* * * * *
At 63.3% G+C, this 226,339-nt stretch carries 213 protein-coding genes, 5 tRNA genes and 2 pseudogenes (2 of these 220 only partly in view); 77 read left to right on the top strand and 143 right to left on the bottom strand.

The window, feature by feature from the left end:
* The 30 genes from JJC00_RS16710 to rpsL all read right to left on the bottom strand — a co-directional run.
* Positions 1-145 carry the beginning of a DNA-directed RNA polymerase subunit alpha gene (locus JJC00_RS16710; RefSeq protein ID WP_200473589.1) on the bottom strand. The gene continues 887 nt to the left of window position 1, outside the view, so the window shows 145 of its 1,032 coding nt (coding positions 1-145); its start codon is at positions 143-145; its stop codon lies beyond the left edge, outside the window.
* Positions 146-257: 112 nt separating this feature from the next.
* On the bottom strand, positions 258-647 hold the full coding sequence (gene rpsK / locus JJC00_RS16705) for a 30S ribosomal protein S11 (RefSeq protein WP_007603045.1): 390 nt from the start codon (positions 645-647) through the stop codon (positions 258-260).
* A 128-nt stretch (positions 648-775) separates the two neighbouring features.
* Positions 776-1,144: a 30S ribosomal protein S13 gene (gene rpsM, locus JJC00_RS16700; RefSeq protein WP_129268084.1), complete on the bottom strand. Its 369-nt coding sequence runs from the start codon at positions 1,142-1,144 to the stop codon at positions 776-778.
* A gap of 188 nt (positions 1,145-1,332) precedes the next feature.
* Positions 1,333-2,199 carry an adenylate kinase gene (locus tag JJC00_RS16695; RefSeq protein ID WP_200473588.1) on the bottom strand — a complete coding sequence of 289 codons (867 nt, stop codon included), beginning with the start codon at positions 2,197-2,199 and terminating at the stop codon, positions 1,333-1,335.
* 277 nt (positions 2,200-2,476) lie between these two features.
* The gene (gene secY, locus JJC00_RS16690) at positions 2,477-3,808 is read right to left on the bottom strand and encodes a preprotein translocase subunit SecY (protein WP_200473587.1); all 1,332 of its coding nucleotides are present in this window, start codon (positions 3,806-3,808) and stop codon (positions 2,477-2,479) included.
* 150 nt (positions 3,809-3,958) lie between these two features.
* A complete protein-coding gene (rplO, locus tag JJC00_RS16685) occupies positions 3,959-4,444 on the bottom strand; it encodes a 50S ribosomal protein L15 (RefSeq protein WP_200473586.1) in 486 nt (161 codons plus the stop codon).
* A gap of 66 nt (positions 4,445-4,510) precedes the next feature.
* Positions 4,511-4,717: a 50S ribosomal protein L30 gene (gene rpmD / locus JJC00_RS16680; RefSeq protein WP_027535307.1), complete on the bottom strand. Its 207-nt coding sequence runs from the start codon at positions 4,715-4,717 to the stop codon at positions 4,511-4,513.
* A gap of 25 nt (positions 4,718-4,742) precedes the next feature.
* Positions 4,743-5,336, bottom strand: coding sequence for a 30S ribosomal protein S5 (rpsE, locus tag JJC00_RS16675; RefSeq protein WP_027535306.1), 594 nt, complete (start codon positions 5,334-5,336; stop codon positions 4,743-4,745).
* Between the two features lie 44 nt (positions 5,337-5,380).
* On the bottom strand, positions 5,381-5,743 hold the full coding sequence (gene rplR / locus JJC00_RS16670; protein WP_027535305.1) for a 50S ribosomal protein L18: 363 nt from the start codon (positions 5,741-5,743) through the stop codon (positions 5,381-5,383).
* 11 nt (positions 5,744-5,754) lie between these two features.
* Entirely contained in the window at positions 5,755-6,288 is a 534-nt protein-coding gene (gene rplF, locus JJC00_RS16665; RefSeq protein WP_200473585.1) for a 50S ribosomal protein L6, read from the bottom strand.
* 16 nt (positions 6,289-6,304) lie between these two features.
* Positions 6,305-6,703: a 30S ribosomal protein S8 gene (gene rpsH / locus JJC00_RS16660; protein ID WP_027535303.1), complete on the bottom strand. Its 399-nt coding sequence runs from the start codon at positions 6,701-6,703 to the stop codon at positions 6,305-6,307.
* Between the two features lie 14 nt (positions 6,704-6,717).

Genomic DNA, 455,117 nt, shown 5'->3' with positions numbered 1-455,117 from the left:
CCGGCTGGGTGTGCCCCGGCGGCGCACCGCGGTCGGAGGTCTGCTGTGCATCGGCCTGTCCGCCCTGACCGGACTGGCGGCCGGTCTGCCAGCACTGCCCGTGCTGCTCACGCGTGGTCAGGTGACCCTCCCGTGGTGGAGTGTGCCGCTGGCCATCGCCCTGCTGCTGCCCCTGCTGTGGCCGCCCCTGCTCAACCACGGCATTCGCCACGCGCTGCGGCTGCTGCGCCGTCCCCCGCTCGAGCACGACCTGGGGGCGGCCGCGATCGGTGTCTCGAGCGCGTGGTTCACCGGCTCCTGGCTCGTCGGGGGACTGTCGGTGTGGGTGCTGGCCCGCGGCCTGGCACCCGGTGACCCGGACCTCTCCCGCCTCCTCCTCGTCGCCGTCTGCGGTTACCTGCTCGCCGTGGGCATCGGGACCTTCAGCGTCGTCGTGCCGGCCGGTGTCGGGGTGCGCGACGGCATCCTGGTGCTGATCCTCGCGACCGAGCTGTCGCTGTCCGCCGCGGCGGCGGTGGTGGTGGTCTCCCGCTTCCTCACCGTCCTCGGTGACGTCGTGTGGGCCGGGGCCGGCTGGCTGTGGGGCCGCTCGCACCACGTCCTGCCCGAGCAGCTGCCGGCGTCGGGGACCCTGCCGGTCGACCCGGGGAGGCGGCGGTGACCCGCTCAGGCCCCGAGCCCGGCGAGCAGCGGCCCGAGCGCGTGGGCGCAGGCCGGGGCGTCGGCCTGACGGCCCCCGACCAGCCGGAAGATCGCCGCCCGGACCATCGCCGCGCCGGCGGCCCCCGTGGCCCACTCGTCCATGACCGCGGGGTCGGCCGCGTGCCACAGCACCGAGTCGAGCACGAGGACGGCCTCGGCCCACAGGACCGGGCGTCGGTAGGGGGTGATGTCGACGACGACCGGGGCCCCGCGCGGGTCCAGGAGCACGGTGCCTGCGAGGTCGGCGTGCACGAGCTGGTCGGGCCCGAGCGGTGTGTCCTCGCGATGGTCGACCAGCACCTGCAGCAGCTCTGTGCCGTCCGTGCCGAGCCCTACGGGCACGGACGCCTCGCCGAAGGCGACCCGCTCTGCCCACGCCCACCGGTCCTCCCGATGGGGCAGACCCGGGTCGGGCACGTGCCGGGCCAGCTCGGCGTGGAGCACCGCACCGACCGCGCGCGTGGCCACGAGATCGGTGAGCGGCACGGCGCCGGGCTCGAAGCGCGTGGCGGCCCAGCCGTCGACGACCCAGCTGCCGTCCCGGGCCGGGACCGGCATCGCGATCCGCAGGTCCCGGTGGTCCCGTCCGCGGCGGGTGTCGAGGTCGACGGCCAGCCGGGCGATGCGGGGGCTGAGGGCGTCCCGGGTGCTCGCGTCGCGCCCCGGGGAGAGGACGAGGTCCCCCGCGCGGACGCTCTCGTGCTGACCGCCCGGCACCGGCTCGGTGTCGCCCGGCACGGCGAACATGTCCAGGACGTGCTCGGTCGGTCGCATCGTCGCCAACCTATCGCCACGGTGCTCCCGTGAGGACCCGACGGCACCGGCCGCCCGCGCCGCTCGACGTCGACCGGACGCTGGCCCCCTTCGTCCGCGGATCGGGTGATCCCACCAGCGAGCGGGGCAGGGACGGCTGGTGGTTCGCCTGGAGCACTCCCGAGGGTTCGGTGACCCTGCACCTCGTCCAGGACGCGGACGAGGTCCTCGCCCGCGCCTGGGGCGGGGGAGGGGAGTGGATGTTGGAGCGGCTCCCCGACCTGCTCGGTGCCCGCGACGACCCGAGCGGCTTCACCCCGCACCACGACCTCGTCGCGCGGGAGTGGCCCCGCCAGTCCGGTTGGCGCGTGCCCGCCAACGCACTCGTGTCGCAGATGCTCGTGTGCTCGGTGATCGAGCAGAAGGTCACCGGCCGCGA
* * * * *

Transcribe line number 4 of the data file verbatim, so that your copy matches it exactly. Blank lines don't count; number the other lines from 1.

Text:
* Positions 1-145 carry the beginning of a DNA-directed RNA polymerase subunit alpha gene (locus JJC00_RS16710; RefSeq protein ID WP_200473589.1) on the bottom strand. The gene continues 887 nt to the left of window position 1, outside the view, so the window shows 145 of its 1,032 coding nt (coding positions 1-145); its start codon is at positions 143-145; its stop codon lies beyond the left edge, outside the window.